These remote islands have little to no outside contact and supplies, other than what Operation Christmas Drop provides. Through military and local community support, the OCD organization has collected tens of thousands of donated items and raised more than $30,000 through donations and fundraising efforts since the 2008 campaign began in August.

OP Christmas Drop_drop 1.mpg - Sequence of a pallet exiting a C-130 Hercules from the aircraft's cargo bay doors opening to the pallet landing in the water)

OP Christmas Drop_drop 2.mpg - Medium shot of two loadmasters pushing cargo out of a C-130 for Operation Christmas Drop over an island near Chuuk.

OP Christmas Drop_drop 3.mpg - Closeup shot of a pallet exiting a C-130 Hercules(shot at ground level of the C-130)

OP Christmas Drop_drop 4.mpg - Medium/Closeup shot of pallet exiting a C-130 Hercules over an island near Chuuk; parachute opens, but the shot ends before the pallet lands.

****OP Christmas Drop_drop 5.mpg**** SHOWS ISLANDERS RETRIEVING A PACKAGE - More loading the aircraft shots followed by airdrops. One airdrop shows islanders in a boat that jump into the water to retrieve the package upon touchdown.

FILE FOOTAGE OP Christmas Drop_drop.mpg - File footage of Yokota aircrew dropping pallets of supplies from a C-130 during Operation Christmas Drop 2007.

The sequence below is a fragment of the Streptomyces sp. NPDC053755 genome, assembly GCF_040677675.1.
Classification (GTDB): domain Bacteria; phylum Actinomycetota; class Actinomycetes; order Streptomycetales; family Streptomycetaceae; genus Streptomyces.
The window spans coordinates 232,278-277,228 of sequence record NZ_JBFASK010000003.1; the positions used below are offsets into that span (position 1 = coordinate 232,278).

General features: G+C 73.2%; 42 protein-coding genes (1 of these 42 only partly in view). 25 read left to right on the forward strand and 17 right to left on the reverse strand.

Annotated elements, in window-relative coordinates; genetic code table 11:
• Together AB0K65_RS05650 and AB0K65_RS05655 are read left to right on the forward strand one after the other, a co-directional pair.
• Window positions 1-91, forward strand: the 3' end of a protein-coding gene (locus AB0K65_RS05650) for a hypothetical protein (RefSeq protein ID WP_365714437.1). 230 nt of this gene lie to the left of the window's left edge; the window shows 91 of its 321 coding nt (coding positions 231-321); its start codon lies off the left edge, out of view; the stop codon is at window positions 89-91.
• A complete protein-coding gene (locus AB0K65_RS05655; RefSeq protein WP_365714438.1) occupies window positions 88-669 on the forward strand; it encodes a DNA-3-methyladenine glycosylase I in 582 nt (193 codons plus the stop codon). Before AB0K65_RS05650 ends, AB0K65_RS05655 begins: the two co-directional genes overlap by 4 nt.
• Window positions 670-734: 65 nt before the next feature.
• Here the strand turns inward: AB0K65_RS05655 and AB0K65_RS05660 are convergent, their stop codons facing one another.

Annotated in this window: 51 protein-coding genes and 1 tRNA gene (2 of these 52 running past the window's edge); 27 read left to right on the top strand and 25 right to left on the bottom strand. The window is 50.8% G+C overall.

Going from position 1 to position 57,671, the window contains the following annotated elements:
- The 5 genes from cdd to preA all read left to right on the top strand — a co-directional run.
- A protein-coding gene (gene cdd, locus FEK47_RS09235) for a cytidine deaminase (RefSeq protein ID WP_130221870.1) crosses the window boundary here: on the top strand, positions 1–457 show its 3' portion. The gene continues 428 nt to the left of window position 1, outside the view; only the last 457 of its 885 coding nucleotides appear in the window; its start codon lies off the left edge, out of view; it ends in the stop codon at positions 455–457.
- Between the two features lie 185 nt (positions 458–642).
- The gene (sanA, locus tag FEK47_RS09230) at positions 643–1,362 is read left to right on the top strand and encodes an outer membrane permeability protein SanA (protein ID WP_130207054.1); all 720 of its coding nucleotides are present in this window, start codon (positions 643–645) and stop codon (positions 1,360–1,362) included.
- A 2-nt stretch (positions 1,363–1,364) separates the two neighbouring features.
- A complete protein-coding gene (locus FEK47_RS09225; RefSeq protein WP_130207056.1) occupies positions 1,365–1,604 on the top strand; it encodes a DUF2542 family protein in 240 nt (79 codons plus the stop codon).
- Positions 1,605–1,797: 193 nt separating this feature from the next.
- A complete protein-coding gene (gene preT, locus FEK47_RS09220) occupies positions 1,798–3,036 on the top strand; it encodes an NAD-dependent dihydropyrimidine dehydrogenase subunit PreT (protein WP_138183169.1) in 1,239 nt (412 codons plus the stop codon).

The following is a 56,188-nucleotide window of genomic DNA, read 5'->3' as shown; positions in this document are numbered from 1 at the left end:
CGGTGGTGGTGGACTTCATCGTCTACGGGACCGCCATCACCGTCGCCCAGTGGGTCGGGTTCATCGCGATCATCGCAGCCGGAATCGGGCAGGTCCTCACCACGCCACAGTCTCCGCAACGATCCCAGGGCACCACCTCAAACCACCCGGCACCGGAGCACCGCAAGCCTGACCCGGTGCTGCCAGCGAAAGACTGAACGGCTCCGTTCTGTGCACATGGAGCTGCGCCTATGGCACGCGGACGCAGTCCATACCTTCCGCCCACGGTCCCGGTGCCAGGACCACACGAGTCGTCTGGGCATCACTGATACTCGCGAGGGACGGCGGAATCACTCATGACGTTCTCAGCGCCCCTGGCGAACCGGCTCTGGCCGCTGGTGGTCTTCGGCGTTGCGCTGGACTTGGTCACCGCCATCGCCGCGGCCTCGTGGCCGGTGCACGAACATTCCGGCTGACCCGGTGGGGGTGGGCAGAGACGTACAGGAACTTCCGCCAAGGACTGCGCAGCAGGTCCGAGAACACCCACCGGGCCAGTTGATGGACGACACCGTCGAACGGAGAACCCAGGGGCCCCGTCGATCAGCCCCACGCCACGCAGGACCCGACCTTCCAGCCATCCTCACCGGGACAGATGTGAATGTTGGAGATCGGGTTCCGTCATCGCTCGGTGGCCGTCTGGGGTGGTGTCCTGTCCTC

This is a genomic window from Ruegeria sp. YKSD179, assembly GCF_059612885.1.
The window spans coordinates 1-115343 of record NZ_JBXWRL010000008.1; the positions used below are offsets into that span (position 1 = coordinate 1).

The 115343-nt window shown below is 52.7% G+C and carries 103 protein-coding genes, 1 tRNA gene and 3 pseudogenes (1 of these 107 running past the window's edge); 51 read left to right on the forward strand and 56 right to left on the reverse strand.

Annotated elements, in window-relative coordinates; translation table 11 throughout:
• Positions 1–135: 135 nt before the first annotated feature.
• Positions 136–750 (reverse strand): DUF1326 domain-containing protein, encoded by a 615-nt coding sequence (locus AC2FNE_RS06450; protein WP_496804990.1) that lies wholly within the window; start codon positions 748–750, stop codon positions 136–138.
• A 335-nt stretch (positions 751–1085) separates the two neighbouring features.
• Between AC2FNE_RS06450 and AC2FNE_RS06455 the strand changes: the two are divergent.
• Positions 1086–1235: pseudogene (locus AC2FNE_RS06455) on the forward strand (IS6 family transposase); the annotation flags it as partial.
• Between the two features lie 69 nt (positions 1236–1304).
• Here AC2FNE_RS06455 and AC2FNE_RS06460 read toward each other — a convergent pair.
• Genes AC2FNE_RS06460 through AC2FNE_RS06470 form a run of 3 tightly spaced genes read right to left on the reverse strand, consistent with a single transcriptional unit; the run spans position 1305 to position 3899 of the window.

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Staff Sgt. Ian Hunt, 36th Airlift Squadron loadmaster, waits for the right moment Dec. 14 to push the first of more than 180 packages to be dropped during the 2008 Operation Christmas Drop. It is the Air Force's longest-running humanitarian venture.It began in 1952. Airmen today continue the tradition delivering supplies to remote islands of the Commonwealth of the Northern Marianas Islands, Yap, Palau, Chuuk and Pohnpei. (U.S. Air Force photo by Staff Sgt. Jamie Lessard)Capt. John Fuccillo and Master Sgt. Sigrid Carrero-Perez, both from the 36th Airlift Squadron, Yokota Japan, hold on to a package to be dropped on the Islands of Chuuk Dec. 14.Over 600 pounds of donated goods will be dropped over the remote islands during Operation Christmas Drop. (U.S. Air Force photo by Staff Sgt. Jamie Lessard)The longest-running humanitarian air drop mission in history, Operation Christmas Drop kicked off the season with a push ceremony here Dec. 12.Team Andersen collaborated with Yokota Air Base, Japan for the 57th year in a row. (U.S. Air Force Base photo by Airman First Class Courtney Witt)A C-130 Hercules from Yokota Air Base, Japan, practice an airdrop here Dec. 12 in preparation for Operation Christmas Drop.Through military and community support, the OCD collected nearly 20,000 items and raised more than $30,000 since the 2008 campaign began in August. (U.S. Air Force photo by Airman 1st Class Courtney Witt) Brig. Gen. Phil Ruhlman, 36th Wing commander, and Bruce Best, University of Guam Telecommunication and Distance Education Operation station manager, push the first Operation Christmas Drop box filled with supplies. The C-130 Hercules is from Yokota Air BaseDonations from military members and island residents filled more than 180 boxes that will be delivered to over 70 remote islands, making 2008 one of the most successful airdrops in history. (U.S. Air Force photo by Airman 1st Class Courtney Witt)A pallet glides to the drop zone here Dec. 12, as a practice run was made by two C-130 Hercules in preparation for Operation Christmas Drop. Operation Christmas Drop is a non-profit organization.It is powered by volunteers from Andersen AFB and the local Guam community. Each year, the two join forces to aid the people of smaller islands that do not have airstrips or major ports. (U.S. Air Force photo by Airman 1st Class Courtney Witt)